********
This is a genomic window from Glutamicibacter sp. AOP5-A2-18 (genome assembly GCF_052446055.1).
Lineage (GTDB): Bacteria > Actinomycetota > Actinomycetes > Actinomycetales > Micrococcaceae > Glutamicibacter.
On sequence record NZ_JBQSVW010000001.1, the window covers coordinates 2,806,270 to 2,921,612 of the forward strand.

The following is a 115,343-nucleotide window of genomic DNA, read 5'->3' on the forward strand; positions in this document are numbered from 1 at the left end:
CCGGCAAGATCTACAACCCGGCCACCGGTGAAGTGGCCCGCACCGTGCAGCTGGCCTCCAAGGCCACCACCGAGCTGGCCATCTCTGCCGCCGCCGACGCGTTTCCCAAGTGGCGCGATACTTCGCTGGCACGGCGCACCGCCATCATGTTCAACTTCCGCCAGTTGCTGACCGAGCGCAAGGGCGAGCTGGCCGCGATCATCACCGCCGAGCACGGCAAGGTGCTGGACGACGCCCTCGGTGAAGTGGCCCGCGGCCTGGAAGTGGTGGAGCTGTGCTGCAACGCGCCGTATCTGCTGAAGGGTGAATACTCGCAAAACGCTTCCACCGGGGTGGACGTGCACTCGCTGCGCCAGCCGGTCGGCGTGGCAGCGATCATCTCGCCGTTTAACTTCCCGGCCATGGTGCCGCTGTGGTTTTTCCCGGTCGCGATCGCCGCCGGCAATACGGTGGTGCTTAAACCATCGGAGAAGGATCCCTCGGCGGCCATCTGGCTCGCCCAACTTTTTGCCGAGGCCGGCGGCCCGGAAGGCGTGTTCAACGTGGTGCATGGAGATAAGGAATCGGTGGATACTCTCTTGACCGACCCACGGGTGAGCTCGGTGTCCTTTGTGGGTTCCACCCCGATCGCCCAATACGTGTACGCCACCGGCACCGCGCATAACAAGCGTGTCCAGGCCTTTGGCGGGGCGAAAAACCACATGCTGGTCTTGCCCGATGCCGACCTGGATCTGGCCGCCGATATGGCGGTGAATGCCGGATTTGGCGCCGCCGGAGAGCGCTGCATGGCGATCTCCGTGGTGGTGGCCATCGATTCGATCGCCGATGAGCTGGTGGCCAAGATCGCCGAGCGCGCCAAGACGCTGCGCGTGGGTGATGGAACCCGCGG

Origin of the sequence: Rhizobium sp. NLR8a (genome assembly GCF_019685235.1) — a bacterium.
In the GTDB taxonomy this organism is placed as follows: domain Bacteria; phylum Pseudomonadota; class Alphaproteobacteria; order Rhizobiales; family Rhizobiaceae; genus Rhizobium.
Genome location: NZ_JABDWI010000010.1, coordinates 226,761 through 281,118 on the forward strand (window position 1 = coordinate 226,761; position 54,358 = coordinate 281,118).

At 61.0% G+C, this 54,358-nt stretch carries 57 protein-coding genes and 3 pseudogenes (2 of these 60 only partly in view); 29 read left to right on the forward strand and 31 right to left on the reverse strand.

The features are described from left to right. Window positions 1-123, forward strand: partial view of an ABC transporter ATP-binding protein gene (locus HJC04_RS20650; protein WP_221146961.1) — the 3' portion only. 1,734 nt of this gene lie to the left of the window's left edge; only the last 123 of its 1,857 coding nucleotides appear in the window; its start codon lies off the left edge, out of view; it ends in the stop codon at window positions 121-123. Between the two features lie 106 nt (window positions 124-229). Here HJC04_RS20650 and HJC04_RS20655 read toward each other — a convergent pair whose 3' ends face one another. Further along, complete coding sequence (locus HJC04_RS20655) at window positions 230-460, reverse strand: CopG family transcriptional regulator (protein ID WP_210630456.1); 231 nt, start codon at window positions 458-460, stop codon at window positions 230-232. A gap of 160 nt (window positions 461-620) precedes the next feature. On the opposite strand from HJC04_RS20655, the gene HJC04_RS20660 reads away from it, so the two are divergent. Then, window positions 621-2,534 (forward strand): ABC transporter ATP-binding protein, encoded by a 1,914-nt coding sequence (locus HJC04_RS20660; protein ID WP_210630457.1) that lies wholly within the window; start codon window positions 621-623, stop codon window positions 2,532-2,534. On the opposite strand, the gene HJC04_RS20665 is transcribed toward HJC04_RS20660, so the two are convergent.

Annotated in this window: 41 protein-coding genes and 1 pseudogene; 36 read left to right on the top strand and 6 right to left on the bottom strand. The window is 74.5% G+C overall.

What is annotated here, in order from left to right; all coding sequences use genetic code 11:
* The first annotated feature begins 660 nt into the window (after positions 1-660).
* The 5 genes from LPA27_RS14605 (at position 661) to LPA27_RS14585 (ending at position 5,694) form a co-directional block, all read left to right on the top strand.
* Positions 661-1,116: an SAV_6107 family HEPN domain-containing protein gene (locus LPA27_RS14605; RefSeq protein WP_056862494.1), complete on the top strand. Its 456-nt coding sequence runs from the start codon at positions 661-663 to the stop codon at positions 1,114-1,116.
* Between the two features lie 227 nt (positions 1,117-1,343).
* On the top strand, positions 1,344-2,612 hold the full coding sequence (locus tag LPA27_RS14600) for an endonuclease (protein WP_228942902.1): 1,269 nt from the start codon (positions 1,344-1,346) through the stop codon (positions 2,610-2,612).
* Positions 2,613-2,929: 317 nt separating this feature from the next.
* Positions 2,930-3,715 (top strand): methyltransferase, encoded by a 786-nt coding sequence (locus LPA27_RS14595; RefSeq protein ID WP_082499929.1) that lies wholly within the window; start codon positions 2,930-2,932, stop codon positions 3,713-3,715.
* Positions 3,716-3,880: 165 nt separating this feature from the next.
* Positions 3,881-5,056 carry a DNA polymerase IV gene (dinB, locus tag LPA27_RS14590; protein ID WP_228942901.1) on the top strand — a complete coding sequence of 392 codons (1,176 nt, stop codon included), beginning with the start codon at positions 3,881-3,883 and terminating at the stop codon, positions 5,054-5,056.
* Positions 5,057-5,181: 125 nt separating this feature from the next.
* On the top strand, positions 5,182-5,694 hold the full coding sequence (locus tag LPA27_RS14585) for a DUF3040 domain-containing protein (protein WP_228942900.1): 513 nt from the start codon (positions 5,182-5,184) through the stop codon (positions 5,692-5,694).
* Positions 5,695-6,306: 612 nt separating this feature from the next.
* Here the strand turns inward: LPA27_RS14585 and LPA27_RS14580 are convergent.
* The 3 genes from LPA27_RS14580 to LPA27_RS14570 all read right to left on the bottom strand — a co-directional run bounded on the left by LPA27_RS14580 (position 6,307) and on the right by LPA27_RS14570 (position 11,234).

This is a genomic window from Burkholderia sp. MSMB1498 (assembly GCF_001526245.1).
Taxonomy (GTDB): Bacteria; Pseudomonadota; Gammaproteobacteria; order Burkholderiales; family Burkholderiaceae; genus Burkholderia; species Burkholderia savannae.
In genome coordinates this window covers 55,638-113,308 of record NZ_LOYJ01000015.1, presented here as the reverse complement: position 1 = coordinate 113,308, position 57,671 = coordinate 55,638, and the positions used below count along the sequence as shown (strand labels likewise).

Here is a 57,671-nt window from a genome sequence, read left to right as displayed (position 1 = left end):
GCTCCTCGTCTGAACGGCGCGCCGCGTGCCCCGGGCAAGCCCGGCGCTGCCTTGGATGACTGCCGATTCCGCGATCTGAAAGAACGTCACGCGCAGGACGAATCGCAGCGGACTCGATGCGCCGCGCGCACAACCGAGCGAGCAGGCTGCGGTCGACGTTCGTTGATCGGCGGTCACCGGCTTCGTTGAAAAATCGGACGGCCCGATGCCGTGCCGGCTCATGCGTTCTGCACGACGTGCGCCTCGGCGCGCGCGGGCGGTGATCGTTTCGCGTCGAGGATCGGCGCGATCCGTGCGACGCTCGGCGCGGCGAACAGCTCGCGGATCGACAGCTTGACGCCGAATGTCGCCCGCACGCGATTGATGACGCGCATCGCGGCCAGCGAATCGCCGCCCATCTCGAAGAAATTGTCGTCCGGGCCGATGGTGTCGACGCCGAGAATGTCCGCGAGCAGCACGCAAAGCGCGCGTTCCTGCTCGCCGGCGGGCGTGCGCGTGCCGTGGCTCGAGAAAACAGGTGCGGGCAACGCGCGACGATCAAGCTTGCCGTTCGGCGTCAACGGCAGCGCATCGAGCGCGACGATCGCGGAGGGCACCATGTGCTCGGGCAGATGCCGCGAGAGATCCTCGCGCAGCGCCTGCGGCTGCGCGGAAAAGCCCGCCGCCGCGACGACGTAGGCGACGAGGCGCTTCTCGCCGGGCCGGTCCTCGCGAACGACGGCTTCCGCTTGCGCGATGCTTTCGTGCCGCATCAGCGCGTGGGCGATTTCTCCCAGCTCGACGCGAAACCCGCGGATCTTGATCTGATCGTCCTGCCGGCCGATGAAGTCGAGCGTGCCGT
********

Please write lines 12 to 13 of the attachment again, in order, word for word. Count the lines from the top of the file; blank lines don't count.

What is annotated here, in order from left to right; all coding sequences use genetic code 11:
* The first annotated feature begins 660 nt into the window (after positions 1-660).